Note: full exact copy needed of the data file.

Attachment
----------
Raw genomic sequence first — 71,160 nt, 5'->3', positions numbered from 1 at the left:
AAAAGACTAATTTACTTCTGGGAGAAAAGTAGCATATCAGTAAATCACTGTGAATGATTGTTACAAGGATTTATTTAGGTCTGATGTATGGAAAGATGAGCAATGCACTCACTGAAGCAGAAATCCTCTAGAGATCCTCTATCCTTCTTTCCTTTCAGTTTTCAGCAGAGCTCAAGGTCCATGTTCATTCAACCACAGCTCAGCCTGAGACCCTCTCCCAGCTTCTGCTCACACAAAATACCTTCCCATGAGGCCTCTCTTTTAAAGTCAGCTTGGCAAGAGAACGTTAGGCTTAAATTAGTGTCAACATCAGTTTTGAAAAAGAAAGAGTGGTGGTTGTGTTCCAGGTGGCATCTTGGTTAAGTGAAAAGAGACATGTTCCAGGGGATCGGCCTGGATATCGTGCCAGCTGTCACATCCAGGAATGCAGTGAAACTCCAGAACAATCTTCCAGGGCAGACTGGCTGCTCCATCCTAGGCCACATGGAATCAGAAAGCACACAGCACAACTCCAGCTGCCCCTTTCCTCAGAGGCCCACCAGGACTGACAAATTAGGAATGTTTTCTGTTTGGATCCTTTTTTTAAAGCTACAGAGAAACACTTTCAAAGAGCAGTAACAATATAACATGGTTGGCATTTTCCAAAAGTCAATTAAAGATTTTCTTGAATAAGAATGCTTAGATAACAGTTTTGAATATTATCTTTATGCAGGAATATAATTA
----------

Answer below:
Raw genomic sequence first — 71,160 nt, 5'->3', positions numbered from 1 at the left:
AAAAGACTAATTTACTTCTGGGAGAAAAGTAGCATATCAGTAAATCACTGTGAATGATTGTTACAAGGATTTATTTAGGTCTGATGTATGGAAAGATGAGCAATGCACTCACTGAAGCAGAAATCCTCTAGAGATCCTCTATCCTTCTTTCCTTTCAGTTTTCAGCAGAGCTCAAGGTCCATGTTCATTCAACCACAGCTCAGCCTGAGACCCTCTCCCAGCTTCTGCTCACACAAAATACCTTCCCATGAGGCCTCTCTTTTAAAGTCAGCTTGGCAAGAGAACGTTAGGCTTAAATTAGTGTCAACATCAGTTTTGAAAAAGAAAGAGTGGTGGTTGTGTTCCAGGTGGCATCTTGGTTAAGTGAAAAGAGACATGTTCCAGGGGATCGGCCTGGATATCGTGCCAGCTGTCACATCCAGGAATGCAGTGAAACTCCAGAACAATCTTCCAGGGCAGACTGGCTGCTCCATCCTAGGCCACATGGAATCAGAAAGCACACAGCACAACTCCAGCTGCCCCTTTCCTCAGAGGCCCACCAGGACTGACAAATTAGGAATGTTTTCTGTTTGGATCCTTTTTTTAAAGCTACAGAGAAACACTTTCAAAGAGCAGTAACAATATAACATGGTTGGCATTTTCCAAAAGTCAATTAAAGATTTTCTTGAATAAGAATGCTTAGATAACAGTTTTGAATATTATCTTTATGCAGGAATATAATTA